Congressman: Do Proper Hudson River PCB Review (USA)
Congressman Maurice Hinchey wrote U.S. Environmental Protection Agency (EPA) Regional Administrator Judith Enck to call for a more robust, thorough and detailed 5-year review of the Hudson River PCB remediation effort. EPA, which has become the target of politically motivated budget cuts from U.S. House Republicans, recently released a plan for a 1 month review of the decades-long cleanup effort.
Hinchey believes that timeframe should be lengthened to meet the standards set forth by EPA’s current standards on 5-year reviews.
“It is my understanding that EPA may be considering allotting just one month to complete the 5-year review. This would be a mistake,” Hinchey wrote. “Such a short time frame would undoubtedly limit what can be reviewed. In fact, EPA’s own documents recommend that ‘the five-year review process begin nine to twelve months before the scheduled planned completion date so that a site inspection and a comprehensive data and document review can be conducted by the five-year review team.'”
According to the EPA’s own guidance, the 5-year review process should include community involvement and notification, document review, data review and analysis, site inspection, interviews and protectiveness determination. Hinchey believes a one month time frame is unrealistic for such a comprehensive review.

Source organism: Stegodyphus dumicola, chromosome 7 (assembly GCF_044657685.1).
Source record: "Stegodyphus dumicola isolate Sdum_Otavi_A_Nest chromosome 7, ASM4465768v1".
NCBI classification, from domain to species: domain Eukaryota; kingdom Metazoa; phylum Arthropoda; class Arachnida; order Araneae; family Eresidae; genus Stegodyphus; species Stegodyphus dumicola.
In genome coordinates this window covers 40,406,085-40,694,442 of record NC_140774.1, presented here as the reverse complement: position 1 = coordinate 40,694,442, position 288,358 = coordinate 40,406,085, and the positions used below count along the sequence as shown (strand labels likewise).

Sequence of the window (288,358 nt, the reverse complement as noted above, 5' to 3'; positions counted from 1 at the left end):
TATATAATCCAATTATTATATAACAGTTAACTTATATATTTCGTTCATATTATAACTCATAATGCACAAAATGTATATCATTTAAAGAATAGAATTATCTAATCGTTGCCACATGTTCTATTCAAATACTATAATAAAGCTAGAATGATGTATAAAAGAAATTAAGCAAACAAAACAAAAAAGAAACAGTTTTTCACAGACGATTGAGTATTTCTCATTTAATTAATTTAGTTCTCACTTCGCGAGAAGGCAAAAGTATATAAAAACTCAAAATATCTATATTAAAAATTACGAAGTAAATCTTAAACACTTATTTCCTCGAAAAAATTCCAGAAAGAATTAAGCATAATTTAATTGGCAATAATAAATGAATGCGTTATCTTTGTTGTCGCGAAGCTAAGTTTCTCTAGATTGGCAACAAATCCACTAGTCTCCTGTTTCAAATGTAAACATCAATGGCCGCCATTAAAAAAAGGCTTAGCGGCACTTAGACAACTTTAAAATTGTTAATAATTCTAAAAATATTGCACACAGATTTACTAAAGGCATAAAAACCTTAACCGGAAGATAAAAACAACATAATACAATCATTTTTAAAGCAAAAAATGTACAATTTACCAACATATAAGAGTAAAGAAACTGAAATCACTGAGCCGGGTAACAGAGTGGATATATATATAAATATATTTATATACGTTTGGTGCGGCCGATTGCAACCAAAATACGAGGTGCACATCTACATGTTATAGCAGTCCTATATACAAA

Hinchey also criticized recent attempts by U.S. House Republicans to slash the EPA’s budget and threaten the agency’s ability clean up toxic sites, like the PCB’s in the Hudson. “It is shameful that the agency has been repeatedly subjected to spurious, politically motivated attacks of late,” Hinchey noted. “These attacks, along with attempts by House Republicans to slash EPA’s budget, not only undermine the agency’s efforts to protect our air and water, they also directly undermine EPA’s ability to carry out clean up efforts such as the Hudson River PCB remediation project.”
For the last three decades, Hinchey has led the fight, first in Albany and later in Washington, to force General Electric to pay for and clean up the 1.3 million pounds of PCBs it dumped into the Hudson River between 1947 and 1977. Dating back to his days as Chair of the State Assembly’s Environmental Conservation Committee, Hinchey fought against numerous attempts to delay and narrow the clean-up process, and he worked tirelessly to make sure the U.S. Environmental Protection Agency held GE responsible for the cleanup. In 2011, Hinchey visited the upper Hudson River to laud the commencement of the second and final phase of the cleanup as a critical step forward in removing PCB contamination that has plagued the Hudson River for many decades.
Dredging Today Staff, April 15, 2012; Image: hudsondredging